The best time to hike the Maple Pass Loop is the first or second week of October, when the Larches are at their prime. Make sure to check trip reports before you depart, so you have a good idea of the current conditions.

Backpacking Snowy Lakes In The North Cascades

20 miles round-trip
4,500 feet
Mid-summer to early fall
Explore stunning landscapes and the natural beauty of northern Washington with a backpacking trip to Snowy Lakes. These high alpine lakes are an ideal backpacking destination, tucked deep in the heart of the North Cascades and surrounded by a multitude of snowy peaks.

On this 20-mile out and back, you'll spend the majority of your hiking time well above the treeline, taking in constant views of the Cascade Range. Wildlife is also abundant on this trail, which you may be lucky enough to see (we saw mountain goats and a solitary black bear). While Snowy Lakes is suitable as a day hike for experienced hikers, it's best experienced as a backpacking trip. This will allow you to spread out your miles and fully experience the gorgeous campsites at Snowy Lakes.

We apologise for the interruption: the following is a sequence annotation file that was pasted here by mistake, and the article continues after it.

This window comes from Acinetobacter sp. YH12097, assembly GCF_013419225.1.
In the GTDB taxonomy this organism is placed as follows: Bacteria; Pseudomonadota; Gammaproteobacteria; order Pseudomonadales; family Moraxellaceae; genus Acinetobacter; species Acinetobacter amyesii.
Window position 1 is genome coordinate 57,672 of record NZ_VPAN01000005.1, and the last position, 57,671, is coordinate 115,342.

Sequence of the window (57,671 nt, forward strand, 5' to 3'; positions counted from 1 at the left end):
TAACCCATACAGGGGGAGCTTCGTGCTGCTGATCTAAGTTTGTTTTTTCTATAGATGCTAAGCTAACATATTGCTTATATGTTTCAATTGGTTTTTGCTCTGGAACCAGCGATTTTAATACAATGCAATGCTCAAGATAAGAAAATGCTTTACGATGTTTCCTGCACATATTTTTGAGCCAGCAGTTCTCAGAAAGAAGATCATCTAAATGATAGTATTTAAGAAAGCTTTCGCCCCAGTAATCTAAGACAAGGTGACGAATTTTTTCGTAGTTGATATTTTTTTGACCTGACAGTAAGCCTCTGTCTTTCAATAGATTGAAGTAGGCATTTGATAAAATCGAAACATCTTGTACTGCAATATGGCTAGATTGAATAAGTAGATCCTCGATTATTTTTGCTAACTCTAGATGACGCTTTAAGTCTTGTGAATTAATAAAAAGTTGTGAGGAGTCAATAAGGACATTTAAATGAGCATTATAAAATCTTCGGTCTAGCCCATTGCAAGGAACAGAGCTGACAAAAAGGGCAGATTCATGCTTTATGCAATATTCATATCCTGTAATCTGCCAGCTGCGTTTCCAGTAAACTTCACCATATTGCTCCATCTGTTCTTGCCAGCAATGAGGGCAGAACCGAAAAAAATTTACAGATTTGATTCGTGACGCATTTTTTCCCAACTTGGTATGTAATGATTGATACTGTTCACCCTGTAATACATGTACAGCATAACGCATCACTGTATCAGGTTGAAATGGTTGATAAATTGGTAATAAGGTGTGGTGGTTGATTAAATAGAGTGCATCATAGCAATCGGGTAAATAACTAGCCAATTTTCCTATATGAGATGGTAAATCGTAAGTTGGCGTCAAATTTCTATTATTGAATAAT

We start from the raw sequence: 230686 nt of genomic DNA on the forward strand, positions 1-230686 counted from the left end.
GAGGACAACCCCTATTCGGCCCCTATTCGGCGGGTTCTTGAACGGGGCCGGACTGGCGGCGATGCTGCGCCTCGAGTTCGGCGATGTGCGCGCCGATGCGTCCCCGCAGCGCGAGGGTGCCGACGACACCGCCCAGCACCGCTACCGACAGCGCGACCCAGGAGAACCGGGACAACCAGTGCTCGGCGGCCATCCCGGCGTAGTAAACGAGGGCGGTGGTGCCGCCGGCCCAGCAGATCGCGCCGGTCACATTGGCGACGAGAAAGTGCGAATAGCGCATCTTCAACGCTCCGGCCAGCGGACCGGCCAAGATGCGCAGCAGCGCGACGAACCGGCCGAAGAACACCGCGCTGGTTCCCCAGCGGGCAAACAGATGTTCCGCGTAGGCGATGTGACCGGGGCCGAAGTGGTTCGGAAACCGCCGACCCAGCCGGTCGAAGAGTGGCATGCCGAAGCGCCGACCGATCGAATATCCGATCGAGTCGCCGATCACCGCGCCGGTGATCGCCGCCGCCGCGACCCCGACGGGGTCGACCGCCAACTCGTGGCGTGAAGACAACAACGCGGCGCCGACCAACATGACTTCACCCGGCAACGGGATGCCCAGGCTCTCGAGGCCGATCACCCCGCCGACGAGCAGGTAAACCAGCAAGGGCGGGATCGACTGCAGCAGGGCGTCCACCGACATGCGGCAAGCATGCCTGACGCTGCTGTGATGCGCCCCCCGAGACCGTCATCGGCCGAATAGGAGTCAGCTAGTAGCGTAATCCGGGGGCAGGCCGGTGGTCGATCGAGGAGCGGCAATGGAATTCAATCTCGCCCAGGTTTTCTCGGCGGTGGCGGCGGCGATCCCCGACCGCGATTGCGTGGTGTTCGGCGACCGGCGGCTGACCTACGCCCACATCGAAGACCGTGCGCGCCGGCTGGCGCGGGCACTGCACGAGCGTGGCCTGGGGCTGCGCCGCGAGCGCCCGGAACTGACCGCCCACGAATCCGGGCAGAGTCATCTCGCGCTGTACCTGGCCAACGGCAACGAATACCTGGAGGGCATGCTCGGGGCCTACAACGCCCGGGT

The trail starts at the Pacific Crest North Trailhead across Highway 20 from Rainy Pass, just outside the North Cascades National Park. Campsites at Snowy Lakes are first come, first serve, and there are no required permits for backcountry camping along this stretch of the Pacific Crest Trail (PCT).
Snowy Lakes, Washington.
Still have questions? Send me a message over email to connect. Happy Trails!
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Thanks for visiting our travel blog, Trails And Trekking! We're Lauren and Anders - an adventure loving couple currently stationed in the Pacific Northwest. We're avid hikers, backpackers, and travelers. We're both originally from Oregon, but we've spent the last two years traveling the Pacific Northwest and beyond. We created this blog to share our passion for exploring the outdoors, and to inspire you to get outside.